The prevalence of type 2 diabetes (DM) in older persons is increasing rapidly. DM increases the risk for Mild Cognitive Impairment (MCI), which is a transition state between normal cognition and dementia that is often characterized by memory and executive function deficits. These deficits reduce adherence to DM medications, which worsens glycemic control and increases the risk for adverse DM-related health outcomes. Improving medication adherence may prevent these outcomes and reduce health care costs. This is important to all older persons with DM but particularly to older African Americans (AAs). They have twice the rate of DM, worse cognitive function, lower medication adherence, and worse glycemic control than whites. One million older AAs now have DM and their number will double by 2030. Because 30% also have MCI, low medication adherence is an important problem for them. This necessitates culturally relevant interventions that compensate for their cognitive deficits and improves their medication adherence and glycemic control. We propose a randomized controlled clinical trial to test the efficacy of a collaborative Primary Care-Occupational Therapy (PC-OT) intervention to lower hemoglobin A1c (HbA1c) levels in older AAs with DM, MCI, HbA1c e 7.5%, and d 80% adherence to an oral hypoglycemic medication. PC-OT consists of: 1) primary care physician (PCP) - occupational therapist (OT) collaboration;2) DM education tailored to cognitive impairment;3) in-home OT cognitive-functional assessment;and 4) OT-delivered Behavior Activation to increase adherence to medications and other diabetes self-management (DSM) practices (e.g., diet). We will recruit 100 participants from primary care clinics and randomize them to PC-OT or Enhanced Usual Care (EUC). EUC is usual medical care plus low intensity DM education delivered by community health workers. Participants in both PC- OT and EUC will have 6 initial in-home treatment sessions over 3 months, and then 3 booster sessions during this 12 month study. The primary outcome is a reduction in HbA1c of 0.5%, which reduces the risk of adverse medical events. The primary efficacy analysis compares the proportion of participants in PC-OT and EUC who achieve this outcome at month 6 (short term effect) and at month 12 (maintenance effect). We will measure medication adherence using an electronic Medication Event Monitoring System, prescription refills, and self- reports. A secondary aim determines if improving medication adherence mediates PC-OT's impact on HbA1c levels. We will also evaluate PC-OT's effect on other DSM practices;ER visits and hospitalizations;cognition;function;mood;and quality of life;and PC-OT's costs and net financial benefits. This is the first study to determine if PCPs, collaborating with OTs (who are experts in developing strategies to compensate for cognitive/physical deficits), can improve medication adherence and glycemic control, and prevent cognitive and functional decline in older persons with DM and MCI. If PC-OT is effective in a high risk population of older AAs, its benefits may extend to all older persons with DM and have enormous public health significance.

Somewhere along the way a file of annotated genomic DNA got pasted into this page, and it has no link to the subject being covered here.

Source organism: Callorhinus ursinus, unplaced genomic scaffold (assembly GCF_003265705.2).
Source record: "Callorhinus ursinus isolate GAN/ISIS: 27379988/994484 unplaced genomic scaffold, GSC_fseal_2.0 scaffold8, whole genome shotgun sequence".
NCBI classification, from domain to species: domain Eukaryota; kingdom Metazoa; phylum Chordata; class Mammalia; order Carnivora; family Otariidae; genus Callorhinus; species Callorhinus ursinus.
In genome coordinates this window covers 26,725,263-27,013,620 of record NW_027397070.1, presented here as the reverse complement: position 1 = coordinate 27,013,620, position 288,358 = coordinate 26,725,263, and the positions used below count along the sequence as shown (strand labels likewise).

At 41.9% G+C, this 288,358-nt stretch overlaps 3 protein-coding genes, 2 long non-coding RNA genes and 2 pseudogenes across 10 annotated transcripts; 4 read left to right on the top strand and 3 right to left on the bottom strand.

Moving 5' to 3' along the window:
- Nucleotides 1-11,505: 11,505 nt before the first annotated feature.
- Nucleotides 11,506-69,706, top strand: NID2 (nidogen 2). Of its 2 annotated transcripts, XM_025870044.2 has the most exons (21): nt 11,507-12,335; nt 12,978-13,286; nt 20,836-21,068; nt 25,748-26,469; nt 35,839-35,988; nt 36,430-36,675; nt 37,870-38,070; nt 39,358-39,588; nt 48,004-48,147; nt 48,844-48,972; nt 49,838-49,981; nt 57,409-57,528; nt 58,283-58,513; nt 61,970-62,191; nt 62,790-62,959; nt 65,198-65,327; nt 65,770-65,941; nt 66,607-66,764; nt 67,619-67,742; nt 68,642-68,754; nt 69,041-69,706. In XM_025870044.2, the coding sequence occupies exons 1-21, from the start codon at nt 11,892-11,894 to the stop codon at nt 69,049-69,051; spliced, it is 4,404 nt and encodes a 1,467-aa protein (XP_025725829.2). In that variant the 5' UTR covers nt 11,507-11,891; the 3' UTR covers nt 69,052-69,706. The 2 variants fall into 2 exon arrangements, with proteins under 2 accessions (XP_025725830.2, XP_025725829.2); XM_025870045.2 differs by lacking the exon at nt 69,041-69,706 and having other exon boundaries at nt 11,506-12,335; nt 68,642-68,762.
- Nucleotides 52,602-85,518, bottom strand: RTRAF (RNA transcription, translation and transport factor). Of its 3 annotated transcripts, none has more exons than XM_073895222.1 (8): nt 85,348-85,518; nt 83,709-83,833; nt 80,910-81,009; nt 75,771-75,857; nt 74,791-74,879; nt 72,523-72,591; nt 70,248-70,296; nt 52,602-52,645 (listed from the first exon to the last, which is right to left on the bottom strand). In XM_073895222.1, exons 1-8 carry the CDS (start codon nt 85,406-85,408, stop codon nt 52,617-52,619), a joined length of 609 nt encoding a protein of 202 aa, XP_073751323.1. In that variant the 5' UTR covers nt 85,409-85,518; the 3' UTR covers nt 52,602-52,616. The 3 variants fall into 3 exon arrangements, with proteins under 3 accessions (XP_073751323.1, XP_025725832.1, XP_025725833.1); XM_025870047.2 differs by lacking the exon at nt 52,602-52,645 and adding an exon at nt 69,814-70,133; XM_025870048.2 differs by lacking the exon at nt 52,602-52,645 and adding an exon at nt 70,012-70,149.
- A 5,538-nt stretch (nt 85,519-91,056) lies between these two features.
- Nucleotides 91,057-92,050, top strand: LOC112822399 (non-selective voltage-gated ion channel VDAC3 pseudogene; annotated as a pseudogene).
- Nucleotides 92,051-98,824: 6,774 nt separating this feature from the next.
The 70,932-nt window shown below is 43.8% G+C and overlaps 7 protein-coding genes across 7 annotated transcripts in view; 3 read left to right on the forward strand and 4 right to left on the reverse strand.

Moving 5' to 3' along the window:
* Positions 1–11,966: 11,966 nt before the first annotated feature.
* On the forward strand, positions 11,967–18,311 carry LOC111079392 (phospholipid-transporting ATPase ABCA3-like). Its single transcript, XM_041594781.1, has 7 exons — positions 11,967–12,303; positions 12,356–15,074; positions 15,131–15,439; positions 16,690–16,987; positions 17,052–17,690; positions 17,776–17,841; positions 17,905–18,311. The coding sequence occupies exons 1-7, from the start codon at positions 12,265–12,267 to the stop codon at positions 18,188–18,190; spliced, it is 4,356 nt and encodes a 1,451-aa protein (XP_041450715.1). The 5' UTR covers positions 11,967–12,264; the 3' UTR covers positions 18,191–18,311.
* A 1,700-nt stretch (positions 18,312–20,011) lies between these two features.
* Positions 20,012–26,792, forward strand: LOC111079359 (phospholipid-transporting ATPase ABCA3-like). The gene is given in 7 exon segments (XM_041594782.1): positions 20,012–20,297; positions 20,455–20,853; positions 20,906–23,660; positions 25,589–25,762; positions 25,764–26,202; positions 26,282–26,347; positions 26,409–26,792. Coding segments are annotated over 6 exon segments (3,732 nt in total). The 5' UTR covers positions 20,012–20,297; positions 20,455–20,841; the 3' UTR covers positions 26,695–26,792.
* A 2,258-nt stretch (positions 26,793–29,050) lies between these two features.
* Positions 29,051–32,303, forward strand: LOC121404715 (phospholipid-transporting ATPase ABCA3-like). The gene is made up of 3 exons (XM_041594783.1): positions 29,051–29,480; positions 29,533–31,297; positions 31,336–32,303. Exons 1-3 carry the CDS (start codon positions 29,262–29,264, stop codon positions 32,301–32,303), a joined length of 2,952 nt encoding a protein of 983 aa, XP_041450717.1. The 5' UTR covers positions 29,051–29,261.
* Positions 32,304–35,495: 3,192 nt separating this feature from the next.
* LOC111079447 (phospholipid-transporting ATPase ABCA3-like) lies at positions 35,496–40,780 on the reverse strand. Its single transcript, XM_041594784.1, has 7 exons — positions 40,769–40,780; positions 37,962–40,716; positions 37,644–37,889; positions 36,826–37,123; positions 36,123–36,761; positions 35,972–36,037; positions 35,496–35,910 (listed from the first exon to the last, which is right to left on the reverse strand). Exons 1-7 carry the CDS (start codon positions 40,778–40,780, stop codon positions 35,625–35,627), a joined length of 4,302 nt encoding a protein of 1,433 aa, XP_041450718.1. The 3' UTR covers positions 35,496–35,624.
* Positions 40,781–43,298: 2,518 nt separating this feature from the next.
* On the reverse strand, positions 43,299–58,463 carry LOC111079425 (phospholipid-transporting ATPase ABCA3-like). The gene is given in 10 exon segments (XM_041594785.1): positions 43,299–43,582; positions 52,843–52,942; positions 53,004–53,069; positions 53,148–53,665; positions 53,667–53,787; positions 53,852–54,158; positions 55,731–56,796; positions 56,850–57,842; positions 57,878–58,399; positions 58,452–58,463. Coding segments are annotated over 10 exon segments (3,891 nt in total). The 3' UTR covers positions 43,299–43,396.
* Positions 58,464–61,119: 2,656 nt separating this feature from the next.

This research aims to help older African Americans with diabetes and mild memory problems improve how they take their medications and control their diabetes. This may preserve their independence and health, prevent cognitive and functional decline, and reduce health care costs. As the population ages and becomes more racially diverse, finding ways to achieve these outcomes has great public health importance.